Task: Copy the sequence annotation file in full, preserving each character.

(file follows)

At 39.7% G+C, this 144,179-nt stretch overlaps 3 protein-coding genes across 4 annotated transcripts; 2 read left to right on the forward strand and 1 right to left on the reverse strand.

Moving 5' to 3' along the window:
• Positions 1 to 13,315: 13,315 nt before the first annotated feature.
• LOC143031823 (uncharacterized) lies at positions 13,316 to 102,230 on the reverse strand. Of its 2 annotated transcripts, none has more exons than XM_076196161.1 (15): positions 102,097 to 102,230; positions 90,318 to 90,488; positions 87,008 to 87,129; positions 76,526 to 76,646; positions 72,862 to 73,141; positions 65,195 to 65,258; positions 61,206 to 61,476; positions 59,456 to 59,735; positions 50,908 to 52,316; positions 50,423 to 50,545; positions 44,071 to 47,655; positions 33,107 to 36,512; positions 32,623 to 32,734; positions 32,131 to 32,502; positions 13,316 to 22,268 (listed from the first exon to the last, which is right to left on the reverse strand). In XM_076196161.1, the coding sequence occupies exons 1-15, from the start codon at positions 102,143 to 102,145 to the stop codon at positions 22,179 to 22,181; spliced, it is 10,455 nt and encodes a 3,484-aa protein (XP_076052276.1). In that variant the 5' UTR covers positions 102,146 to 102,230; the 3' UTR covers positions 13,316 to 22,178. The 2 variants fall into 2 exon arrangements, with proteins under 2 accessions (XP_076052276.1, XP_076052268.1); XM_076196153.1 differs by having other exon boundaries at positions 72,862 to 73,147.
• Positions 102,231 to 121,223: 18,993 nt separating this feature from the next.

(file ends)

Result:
At 39.7% G+C, this 144,179-nt stretch overlaps 3 protein-coding genes across 4 annotated transcripts; 2 read left to right on the forward strand and 1 right to left on the reverse strand.

Moving 5' to 3' along the window:
• Positions 1 to 13,315: 13,315 nt before the first annotated feature.
• LOC143031823 (uncharacterized) lies at positions 13,316 to 102,230 on the reverse strand. Of its 2 annotated transcripts, none has more exons than XM_076196161.1 (15): positions 102,097 to 102,230; positions 90,318 to 90,488; positions 87,008 to 87,129; positions 76,526 to 76,646; positions 72,862 to 73,141; positions 65,195 to 65,258; positions 61,206 to 61,476; positions 59,456 to 59,735; positions 50,908 to 52,316; positions 50,423 to 50,545; positions 44,071 to 47,655; positions 33,107 to 36,512; positions 32,623 to 32,734; positions 32,131 to 32,502; positions 13,316 to 22,268 (listed from the first exon to the last, which is right to left on the reverse strand). In XM_076196161.1, the coding sequence occupies exons 1-15, from the start codon at positions 102,143 to 102,145 to the stop codon at positions 22,179 to 22,181; spliced, it is 10,455 nt and encodes a 3,484-aa protein (XP_076052276.1). In that variant the 5' UTR covers positions 102,146 to 102,230; the 3' UTR covers positions 13,316 to 22,178. The 2 variants fall into 2 exon arrangements, with proteins under 2 accessions (XP_076052276.1, XP_076052268.1); XM_076196153.1 differs by having other exon boundaries at positions 72,862 to 73,147.
• Positions 102,231 to 121,223: 18,993 nt separating this feature from the next.